Are you here visiting someone?

50 tables in this sterile hospital cafeteria, 200chairs, all empty, yet it was the chair directly across from me, at my table, the old woman decided she wanted and took.

My mother, I say.

Ah, your mother. Yes, you can tell.


Your face. It has a mother’s son’s look. You’re here for her. Naturally. I’m here for me. I’m dying, you know.

Ah, sorry. I scanned her face, but avoided her eyes, as I dug my fork into my salad. Mother’s son’s look, I thought. What is that look? I’ll find a mirror. It occurred to me I was dealing with a crazy.

No need to apologize. Not your fault, you know. I guess the living always feels guilty about the dead or dying. I know I do. I’ve always tried to avoid them, now I’m one of them. Hard to avoid myself, you know. I’m not sure yet how I feel about my situation, you know. It’s so odd, this business of being in-between. I can handle being alive and then being dead, but it’s the not quite, being mid-stream, that’s so hard, you know. Don’t you agree?

My processed ham and cheese on white bread would have to wait as I thought this through. Finally, I say, yes I guess I agree, that being in-between was difficult; I think being in the middle is difficult even if you’re not dying, but when the issue is dying, it seems to me we are on a whole new level of problem.

I looked out of the window as my new, dying friend was formulating her response. It had begun to rain. I excused myself and hurriedly left to return to the hospital room.

Give her my best, my friend said.

I waved a goodbye over my shoulder.

It seem longer to return than when I left. I always thought it was supposed to be the opposite. The elevator took its own sweet time.

The room was a right turn off the elevator and at the end of a long corridor, long enough to appear to narrow at the far end. I pushed hard down the corridor. Two aides in spanking white dresses approached me midway to the room. They seemed somber. Our eyes met, but they quickly looked away. I walked faster.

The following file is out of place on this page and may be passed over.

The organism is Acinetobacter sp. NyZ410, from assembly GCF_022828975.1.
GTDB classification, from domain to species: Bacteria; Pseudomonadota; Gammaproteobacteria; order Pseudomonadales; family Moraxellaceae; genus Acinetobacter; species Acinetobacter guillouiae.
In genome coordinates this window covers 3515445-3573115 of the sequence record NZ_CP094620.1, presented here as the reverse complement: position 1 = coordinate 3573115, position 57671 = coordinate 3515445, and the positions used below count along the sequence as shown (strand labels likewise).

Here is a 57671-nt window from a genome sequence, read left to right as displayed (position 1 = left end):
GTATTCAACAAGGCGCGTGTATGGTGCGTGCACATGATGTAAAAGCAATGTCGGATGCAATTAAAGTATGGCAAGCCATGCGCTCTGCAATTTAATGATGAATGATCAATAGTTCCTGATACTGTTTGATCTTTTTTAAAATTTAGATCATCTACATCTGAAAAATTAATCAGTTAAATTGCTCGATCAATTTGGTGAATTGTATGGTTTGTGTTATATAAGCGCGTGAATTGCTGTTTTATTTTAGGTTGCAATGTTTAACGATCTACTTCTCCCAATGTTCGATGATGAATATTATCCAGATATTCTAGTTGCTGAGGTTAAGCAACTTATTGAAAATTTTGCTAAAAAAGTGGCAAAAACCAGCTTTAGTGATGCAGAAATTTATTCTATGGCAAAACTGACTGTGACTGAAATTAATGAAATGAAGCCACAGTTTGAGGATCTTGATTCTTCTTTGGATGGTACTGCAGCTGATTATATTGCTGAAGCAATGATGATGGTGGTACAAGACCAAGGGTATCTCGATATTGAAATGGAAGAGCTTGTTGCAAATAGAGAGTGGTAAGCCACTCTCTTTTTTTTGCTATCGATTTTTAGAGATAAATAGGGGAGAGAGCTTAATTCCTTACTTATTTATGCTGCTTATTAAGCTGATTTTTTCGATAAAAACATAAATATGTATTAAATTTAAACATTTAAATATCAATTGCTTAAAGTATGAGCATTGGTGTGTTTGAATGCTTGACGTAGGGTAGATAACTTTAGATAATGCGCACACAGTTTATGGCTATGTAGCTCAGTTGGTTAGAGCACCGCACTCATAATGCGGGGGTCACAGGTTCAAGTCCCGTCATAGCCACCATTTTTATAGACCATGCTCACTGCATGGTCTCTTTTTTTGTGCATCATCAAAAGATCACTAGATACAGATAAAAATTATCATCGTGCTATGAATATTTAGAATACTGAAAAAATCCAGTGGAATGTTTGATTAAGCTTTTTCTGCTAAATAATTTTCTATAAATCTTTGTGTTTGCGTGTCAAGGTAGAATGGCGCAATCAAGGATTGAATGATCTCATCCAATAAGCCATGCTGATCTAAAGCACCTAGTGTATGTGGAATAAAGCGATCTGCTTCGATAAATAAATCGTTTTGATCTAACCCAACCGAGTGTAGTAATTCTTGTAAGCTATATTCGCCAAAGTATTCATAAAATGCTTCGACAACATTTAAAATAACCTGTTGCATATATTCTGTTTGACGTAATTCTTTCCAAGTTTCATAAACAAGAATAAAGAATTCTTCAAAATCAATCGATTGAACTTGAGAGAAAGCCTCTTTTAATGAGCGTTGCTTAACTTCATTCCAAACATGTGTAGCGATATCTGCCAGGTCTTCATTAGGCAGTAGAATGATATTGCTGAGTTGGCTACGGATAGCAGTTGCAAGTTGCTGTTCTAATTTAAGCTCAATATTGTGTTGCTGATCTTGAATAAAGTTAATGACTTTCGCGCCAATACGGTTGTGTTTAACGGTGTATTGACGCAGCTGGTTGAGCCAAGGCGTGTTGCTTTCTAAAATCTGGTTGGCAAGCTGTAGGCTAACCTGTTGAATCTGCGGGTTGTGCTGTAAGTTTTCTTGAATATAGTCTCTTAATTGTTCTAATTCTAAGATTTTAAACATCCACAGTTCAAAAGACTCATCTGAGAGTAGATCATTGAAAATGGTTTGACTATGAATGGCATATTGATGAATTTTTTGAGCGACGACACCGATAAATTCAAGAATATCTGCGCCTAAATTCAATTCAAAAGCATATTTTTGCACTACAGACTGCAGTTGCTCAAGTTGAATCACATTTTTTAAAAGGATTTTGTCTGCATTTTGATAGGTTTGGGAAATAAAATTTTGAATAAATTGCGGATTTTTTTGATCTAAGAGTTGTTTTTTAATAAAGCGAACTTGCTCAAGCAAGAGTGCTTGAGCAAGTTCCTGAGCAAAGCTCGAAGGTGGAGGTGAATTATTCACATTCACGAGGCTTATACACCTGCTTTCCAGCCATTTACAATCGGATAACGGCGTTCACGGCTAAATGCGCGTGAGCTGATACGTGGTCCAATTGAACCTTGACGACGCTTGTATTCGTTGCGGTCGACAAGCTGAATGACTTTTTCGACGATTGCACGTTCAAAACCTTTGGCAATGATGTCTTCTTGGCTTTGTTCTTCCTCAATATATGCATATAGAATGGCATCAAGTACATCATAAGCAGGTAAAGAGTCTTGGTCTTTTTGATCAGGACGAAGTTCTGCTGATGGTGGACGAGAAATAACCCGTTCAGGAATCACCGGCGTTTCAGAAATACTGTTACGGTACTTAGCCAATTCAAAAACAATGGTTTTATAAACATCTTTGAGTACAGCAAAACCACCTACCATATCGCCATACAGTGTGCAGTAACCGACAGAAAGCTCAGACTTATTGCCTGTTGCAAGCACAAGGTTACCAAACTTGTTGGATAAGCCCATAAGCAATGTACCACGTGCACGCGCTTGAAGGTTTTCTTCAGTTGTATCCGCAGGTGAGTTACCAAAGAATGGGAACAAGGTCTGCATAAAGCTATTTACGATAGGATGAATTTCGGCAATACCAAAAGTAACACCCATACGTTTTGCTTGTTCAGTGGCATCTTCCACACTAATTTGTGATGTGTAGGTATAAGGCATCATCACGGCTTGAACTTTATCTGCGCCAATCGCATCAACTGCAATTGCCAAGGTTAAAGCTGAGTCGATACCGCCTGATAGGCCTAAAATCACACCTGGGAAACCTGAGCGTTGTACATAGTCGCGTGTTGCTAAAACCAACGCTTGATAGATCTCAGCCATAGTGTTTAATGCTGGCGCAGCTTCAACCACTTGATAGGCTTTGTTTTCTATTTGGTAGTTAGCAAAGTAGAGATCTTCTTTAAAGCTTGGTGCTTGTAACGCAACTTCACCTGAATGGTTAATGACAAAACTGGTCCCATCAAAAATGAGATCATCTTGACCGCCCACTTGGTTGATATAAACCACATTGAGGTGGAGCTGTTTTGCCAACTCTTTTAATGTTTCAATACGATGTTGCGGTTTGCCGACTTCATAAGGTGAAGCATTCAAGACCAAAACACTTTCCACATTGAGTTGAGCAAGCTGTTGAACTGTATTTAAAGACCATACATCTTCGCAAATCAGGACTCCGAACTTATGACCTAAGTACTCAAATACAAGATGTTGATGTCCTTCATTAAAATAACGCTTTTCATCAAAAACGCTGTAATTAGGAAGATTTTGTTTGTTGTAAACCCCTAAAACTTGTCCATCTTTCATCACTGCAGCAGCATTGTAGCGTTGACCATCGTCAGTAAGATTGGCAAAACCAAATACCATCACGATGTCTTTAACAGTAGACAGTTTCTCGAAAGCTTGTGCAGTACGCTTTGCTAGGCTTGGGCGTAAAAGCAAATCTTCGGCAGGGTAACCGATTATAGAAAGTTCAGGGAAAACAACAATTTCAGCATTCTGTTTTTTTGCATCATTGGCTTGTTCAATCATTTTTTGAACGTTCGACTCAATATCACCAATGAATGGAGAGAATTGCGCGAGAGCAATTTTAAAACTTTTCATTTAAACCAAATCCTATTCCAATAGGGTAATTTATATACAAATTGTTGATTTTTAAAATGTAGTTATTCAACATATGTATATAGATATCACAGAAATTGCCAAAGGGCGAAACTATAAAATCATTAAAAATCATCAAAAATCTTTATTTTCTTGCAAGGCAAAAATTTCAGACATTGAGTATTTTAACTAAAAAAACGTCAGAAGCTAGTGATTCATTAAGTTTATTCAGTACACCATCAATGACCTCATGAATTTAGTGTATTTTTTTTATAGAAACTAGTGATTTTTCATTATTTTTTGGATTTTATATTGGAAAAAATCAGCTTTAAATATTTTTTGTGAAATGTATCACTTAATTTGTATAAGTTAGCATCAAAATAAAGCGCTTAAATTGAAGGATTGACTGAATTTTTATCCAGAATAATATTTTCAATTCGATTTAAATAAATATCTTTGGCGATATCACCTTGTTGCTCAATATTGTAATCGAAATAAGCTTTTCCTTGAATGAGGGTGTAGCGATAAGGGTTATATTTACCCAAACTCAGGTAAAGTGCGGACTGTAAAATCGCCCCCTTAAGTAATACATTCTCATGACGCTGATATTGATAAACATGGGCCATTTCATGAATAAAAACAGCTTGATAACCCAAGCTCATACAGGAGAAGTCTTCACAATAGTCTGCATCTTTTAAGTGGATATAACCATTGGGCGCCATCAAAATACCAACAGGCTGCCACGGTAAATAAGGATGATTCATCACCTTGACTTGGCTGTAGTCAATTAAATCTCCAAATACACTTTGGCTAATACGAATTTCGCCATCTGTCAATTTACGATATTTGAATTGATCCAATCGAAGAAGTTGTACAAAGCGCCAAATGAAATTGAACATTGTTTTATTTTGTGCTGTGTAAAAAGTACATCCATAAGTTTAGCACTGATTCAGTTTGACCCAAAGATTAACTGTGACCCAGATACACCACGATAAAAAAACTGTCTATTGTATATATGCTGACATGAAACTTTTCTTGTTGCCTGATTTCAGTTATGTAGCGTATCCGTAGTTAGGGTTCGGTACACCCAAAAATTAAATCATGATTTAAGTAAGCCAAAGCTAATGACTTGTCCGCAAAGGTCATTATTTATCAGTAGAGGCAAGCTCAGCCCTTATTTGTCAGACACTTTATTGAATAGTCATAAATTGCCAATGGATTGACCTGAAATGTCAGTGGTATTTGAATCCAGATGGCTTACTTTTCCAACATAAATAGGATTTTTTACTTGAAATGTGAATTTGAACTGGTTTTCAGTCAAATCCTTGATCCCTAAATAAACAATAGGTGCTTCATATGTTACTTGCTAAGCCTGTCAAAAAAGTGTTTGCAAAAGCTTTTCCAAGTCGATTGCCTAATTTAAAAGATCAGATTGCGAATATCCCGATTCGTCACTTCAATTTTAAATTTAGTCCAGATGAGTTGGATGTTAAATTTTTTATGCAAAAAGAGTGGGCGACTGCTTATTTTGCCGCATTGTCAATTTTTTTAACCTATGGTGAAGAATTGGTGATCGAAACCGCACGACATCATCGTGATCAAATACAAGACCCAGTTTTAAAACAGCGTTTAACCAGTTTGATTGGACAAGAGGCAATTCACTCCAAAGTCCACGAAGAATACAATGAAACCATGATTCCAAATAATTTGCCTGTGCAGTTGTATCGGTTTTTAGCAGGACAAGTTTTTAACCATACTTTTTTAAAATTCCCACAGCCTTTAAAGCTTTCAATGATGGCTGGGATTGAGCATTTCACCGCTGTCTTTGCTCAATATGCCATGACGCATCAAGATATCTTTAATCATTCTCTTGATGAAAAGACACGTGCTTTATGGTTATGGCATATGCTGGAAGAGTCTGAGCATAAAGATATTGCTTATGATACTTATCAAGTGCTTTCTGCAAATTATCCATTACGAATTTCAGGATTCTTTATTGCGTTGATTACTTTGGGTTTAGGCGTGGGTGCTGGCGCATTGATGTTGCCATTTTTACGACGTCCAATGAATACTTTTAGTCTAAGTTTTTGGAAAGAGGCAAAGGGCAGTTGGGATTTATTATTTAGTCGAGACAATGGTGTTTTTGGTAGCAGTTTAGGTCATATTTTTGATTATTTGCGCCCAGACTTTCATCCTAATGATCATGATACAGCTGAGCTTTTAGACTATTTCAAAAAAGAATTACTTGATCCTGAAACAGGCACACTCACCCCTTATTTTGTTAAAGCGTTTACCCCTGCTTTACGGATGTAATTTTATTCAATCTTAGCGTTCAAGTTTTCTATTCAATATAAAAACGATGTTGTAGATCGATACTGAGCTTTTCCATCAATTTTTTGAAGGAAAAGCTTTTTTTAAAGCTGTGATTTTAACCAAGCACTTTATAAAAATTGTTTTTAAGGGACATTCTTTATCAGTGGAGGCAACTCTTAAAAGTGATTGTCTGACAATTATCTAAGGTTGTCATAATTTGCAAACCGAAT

Reaching the threshold, I saw three nurses standing at the bed, their backs to the door. One turned at my entrance. She stayed, the others quickly left. It began to rain harder now. I thought of my father lying underground in New Jersey. Who will answer for this?

The remaining nurse laid a comforting hand on my arm and said Peggy had simply stopped breathing; that she had another stroke; that her last days, hours, minutes, seconds were blessed, that she felt no pain. I heard as an ox must hear when told to move: could you repeat that, please? I’m not sure I understand.

What would you like to do with the hearing aides?

I won’t be needing them, I said. Donation?

Fine. I’ll take care of it. And you can stay as long as you’d like, tonight. Have you made arrangements?

I’ll be going home tonight.

No, I mean about burial.

Ah, yes, no, I mean I haven’t, but she did. She took care of everything. I’ll call them. I have to sit down first. Okay if I stay a minute?

As long as you’d like. I’ll be at the desk.

The nurse left and I sat. When my great-aunt Fanny died, my great-uncle Herman disappeared. The family had no idea where he had gone. He remained this mystery relative, a joke among the family, that when the Messiah comes Herman will be driving the car, until 20 years later, when, upon a visit to Fanny’s grave, I found Herman lying beside her, his name carved in stone. I called my sister.

Ruth, call off the cops, I found Uncle Herman.

After calling my sister with the news about Peggy, I went looking for my friend from the hospital cafeteria. She was gone, too. It wasn’t night, yet, but it also wasn’t raining.